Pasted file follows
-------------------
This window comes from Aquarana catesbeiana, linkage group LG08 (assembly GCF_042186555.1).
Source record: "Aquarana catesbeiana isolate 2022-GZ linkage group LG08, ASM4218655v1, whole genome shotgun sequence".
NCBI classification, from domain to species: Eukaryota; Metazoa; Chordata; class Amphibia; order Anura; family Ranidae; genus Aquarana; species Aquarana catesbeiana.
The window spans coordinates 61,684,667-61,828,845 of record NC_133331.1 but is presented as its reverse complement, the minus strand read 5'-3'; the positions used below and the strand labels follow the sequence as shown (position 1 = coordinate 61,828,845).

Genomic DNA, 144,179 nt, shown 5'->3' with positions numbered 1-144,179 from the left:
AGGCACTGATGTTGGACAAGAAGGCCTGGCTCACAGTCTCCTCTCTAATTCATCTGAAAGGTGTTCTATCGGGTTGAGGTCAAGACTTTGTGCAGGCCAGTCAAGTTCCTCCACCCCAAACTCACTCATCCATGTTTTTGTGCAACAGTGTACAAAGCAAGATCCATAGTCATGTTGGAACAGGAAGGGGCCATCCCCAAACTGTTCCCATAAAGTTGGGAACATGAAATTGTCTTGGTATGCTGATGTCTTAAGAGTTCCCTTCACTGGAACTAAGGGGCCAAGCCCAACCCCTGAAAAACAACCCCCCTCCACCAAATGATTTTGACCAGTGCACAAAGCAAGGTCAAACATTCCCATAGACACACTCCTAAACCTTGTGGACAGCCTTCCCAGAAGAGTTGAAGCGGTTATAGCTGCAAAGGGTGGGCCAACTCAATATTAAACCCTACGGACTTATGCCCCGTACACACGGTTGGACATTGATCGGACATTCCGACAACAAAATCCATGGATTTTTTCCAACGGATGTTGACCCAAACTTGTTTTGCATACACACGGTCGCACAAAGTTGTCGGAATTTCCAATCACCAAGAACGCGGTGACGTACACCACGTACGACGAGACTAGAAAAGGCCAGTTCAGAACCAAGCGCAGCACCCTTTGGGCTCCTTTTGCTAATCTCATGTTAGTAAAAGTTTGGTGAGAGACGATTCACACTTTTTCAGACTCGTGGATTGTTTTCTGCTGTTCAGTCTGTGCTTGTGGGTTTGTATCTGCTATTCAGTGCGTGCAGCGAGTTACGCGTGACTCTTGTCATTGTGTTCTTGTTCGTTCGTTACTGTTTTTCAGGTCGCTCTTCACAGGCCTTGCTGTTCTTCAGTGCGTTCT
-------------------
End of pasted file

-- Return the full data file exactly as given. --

This window comes from Aquarana catesbeiana, linkage group LG08 (assembly GCF_042186555.1).
Source record: "Aquarana catesbeiana isolate 2022-GZ linkage group LG08, ASM4218655v1, whole genome shotgun sequence".
NCBI classification, from domain to species: Eukaryota; Metazoa; Chordata; class Amphibia; order Anura; family Ranidae; genus Aquarana; species Aquarana catesbeiana.
The window spans coordinates 61,684,667-61,828,845 of record NC_133331.1 but is presented as its reverse complement, the minus strand read 5'-3'; the positions used below and the strand labels follow the sequence as shown (position 1 = coordinate 61,828,845).

Genomic DNA, 144,179 nt, shown 5'->3' with positions numbered 1-144,179 from the left:
AGGCACTGATGTTGGACAAGAAGGCCTGGCTCACAGTCTCCTCTCTAATTCATCTGAAAGGTGTTCTATCGGGTTGAGGTCAAGACTTTGTGCAGGCCAGTCAAGTTCCTCCACCCCAAACTCACTCATCCATGTTTTTGTGCAACAGTGTACAAAGCAAGATCCATAGTCATGTTGGAACAGGAAGGGGCCATCCCCAAACTGTTCCCATAAAGTTGGGAACATGAAATTGTCTTGGTATGCTGATGTCTTAAGAGTTCCCTTCACTGGAACTAAGGGGCCAAGCCCAACCCCTGAAAAACAACCCCCCTCCACCAAATGATTTTGACCAGTGCACAAAGCAAGGTCAAACATTCCCATAGACACACTCCTAAACCTTGTGGACAGCCTTCCCAGAAGAGTTGAAGCGGTTATAGCTGCAAAGGGTGGGCCAACTCAATATTAAACCCTACGGACTTATGCCCCGTACACACGGTTGGACATTGATCGGACATTCCGACAACAAAATCCATGGATTTTTTCCAACGGATGTTGACCCAAACTTGTTTTGCATACACACGGTCGCACAAAGTTGTCGGAATTTCCAATCACCAAGAACGCGGTGACGTACACCACGTACGACGAGACTAGAAAAGGCCAGTTCAGAACCAAGCGCAGCACCCTTTGGGCTCCTTTTGCTAATCTCATGTTAGTAAAAGTTTGGTGAGAGACGATTCACACTTTTTCAGACTCGTGGATTGTTTTCTGCTGTTCAGTCTGTGCTTGTGGGTTTGTATCTGCTATTCAGTGCGTGCAGCGAGTTACGCGTGACTCTTGTCATTGTGTTCTTGTTCGTTCGTTACTGTTTTTCAGGTCGCTCTTCACAGGCCTTGCTGTTCTTCAGTGCGTTCT